First-in-class monoclonal antibody targeting CD38 for the treatment of multiple myeloma
Janssen-Cilag (Janssen) announced today that the Committee for Medicinal Products for Human Use (CHMP) of the European Medicines Agency (EMA) has recommended the granting of a conditional marketing authorisation for first-in-class CD38 immunotherapy daratumumab in the European Union. The recommended indication is for monotherapy of adult patients with relapsed and refractory multiple myeloma (MM), whose prior therapy included a proteasome inhibitor (PI) and an immunomodulatory agent and who have demonstrated disease progression on the last therapy. This application was reviewed under an accelerated assessment by the CHMP, a process reserved for medicinal products expected to be of major public health interest, particularly from the point of view of therapeutic innovation.
MM is a blood cancer that occurs when malignant plasma cells grow uncontrollably in the bone marrow. In cases of refractory MM, the disease has progressed on or within 60 days of the last therapy. The prognosis for patients with relapsed and refractory MM remains poor. For patients with refractory MM, the median overall survival (OS) ranges from nine months to only five months.
The opinion of the CHMP was based on a review of data from the Phase 2 MMY2002 (SIRIUS) study, published in The Lancet, the Phase 1/2 GEN501 study, published in The New England Journal of Medicine, and data from three additional supportive studies. These studies included heavily pre-treated patients with relapsed and refractory multiple myeloma who had exhausted other approved treatment options and whose disease was progressive at enrolment. Findings from a combined efficacy analysis of the GEN501 and MMY2002 (SIRIUS) trials demonstrated that after a mean follow-up of 14.8 months, the estimated median OS for single-agent daratumumab (16 mg/kg) in these heavily pre-treated patients who were progressive at enrolment was 20 months (95 percent CI, 15-not estimable). The overall response rate (ORR) for the combined analysis was 31 percent, and 83 percent of patients achieved stable disease or better.
Daratumumab is the first CD38-directed monoclonal antibody (mAb) recommended for approval in Europe. It works by binding to CD38, a signalling molecule highly expressed on the surface of multiple myeloma cells regardless of stage of disease. In doing so, daratumumab triggers the patient’s own immune system to attack the cancer cells, resulting in rapid tumour cell death through multiple, immune-mediated mechanisms of action and immunomodulatory effects, in addition to direct tumour cell death via apoptosis (programmed cell death).
"We are committed to delivering innovative new therapies to patients living with complex blood cancers, and have been working closely with the CHMP on the submission of daratumumab to ensure the assessment could be completed under the accelerated timeline," said Jane Griffiths, Company Group Chairman, Janssen Europe, Middle East and Africa. "We are delighted to receive this positive opinion, which brings us one step closer to making daratumumab available to multiple myeloma patients in Europe."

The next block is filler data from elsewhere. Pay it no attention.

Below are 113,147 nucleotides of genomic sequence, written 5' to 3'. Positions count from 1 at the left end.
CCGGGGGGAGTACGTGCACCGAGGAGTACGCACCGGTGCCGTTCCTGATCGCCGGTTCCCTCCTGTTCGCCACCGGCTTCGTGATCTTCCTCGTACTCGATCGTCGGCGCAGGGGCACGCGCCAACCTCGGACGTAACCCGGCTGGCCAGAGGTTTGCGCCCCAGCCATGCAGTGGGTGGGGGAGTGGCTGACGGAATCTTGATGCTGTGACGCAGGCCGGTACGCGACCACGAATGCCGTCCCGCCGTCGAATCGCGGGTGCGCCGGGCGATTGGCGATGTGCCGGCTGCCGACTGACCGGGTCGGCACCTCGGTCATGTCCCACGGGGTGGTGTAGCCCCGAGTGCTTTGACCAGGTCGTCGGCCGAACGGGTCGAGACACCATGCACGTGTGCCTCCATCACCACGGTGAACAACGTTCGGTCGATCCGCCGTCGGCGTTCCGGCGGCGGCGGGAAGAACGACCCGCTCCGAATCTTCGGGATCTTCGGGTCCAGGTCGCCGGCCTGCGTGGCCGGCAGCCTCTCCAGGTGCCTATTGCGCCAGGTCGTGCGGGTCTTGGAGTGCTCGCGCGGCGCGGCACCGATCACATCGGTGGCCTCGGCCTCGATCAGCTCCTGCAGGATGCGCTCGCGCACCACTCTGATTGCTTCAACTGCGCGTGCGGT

The CHMP's positive opinion will now be reviewed by the European Commission, which has the authority to grant marketing authorisation for medicines in the European Economic Area. A final decision on daratumumab by the European Commission is anticipated in the coming months.
Professor Gordon Cook, Professor of Haematology & Myeloma Studies at St James's Institute of Oncology and UK lead for the daratumumab clinical development programme commented:
The treatment of relapsed/refractory multiple myeloma poses numerous challenges. Many of the treatments currently available have limited effectiveness in this clinical space so there is a great need for additional options in treating this incurable condition, especially in the late stages of the disease. Multiple myeloma has a significant impact on a person’s quality of life, and the potential for a treatment which could prolong survival and minimise negative effects would be welcomed by the clinical community.
This announcement follows daratumumab being granted its first regulatory approval by the U.S. Food and Drug Administration (FDA) for the treatment of patients with multiple myeloma who have received at least three prior lines of therapy, including a PI and an immunomodulatory agent, or who are double-refractory to a PI and an immunomodulatory agent, in November 2015 following just over a two-month Priority Review by the FDA.
Janssen has exclusive worldwide rights to the development, manufacturing and commercialisation of daratumumab for all potential indications. Janssen licensed daratumumab from Genmab A/S in August 2012.